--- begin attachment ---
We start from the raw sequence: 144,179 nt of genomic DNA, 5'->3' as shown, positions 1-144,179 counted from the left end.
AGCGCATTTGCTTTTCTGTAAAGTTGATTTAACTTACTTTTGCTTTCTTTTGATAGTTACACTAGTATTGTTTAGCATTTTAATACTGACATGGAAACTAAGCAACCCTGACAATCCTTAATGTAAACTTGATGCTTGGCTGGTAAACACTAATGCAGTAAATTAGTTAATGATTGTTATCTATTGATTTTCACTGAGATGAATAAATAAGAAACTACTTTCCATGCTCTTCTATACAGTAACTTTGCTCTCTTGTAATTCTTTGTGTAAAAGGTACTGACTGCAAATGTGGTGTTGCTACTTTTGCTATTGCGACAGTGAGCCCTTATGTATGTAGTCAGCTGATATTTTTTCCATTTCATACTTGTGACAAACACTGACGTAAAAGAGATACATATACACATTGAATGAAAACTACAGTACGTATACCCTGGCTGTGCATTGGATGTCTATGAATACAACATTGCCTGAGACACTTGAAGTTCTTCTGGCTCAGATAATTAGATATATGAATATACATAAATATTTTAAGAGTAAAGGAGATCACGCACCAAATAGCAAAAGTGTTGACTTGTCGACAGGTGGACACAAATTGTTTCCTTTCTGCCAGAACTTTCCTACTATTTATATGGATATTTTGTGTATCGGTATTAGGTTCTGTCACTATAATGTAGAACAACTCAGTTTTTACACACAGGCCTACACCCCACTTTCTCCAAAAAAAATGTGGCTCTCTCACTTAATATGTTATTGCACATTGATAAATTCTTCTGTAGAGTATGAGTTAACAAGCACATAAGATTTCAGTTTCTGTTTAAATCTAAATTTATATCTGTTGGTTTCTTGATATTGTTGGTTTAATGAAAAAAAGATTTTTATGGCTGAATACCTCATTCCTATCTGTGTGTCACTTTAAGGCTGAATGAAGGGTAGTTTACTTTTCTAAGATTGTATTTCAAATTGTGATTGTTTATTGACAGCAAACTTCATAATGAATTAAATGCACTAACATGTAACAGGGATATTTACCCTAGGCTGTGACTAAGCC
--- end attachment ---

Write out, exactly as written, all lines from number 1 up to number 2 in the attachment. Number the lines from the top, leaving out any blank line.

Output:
We start from the raw sequence: 144,179 nt of genomic DNA, 5'->3' as shown, positions 1-144,179 counted from the left end.
AGCGCATTTGCTTTTCTGTAAAGTTGATTTAACTTACTTTTGCTTTCTTTTGATAGTTACACTAGTATTGTTTAGCATTTTAATACTGACATGGAAACTAAGCAACCCTGACAATCCTTAATGTAAACTTGATGCTTGGCTGGTAAACACTAATGCAGTAAATTAGTTAATGATTGTTATCTATTGATTTTCACTGAGATGAATAAATAAGAAACTACTTTCCATGCTCTTCTATACAGTAACTTTGCTCTCTTGTAATTCTTTGTGTAAAAGGTACTGACTGCAAATGTGGTGTTGCTACTTTTGCTATTGCGACAGTGAGCCCTTATGTATGTAGTCAGCTGATATTTTTTCCATTTCATACTTGTGACAAACACTGACGTAAAAGAGATACATATACACATTGAATGAAAACTACAGTACGTATACCCTGGCTGTGCATTGGATGTCTATGAATACAACATTGCCTGAGACACTTGAAGTTCTTCTGGCTCAGATAATTAGATATATGAATATACATAAATATTTTAAGAGTAAAGGAGATCACGCACCAAATAGCAAAAGTGTTGACTTGTCGACAGGTGGACACAAATTGTTTCCTTTCTGCCAGAACTTTCCTACTATTTATATGGATATTTTGTGTATCGGTATTAGGTTCTGTCACTATAATGTAGAACAACTCAGTTTTTACACACAGGCCTACACCCCACTTTCTCCAAAAAAAATGTGGCTCTCTCACTTAATATGTTATTGCACATTGATAAATTCTTCTGTAGAGTATGAGTTAACAAGCACATAAGATTTCAGTTTCTGTTTAAATCTAAATTTATATCTGTTGGTTTCTTGATATTGTTGGTTTAATGAAAAAAAGATTTTTATGGCTGAATACCTCATTCCTATCTGTGTGTCACTTTAAGGCTGAATGAAGGGTAGTTTACTTTTCTAAGATTGTATTTCAAATTGTGATTGTTTATTGACAGCAAACTTCATAATGAATTAAATGCACTAACATGTAACAGGGATATTTACCCTAGGCTGTGACTAAGCC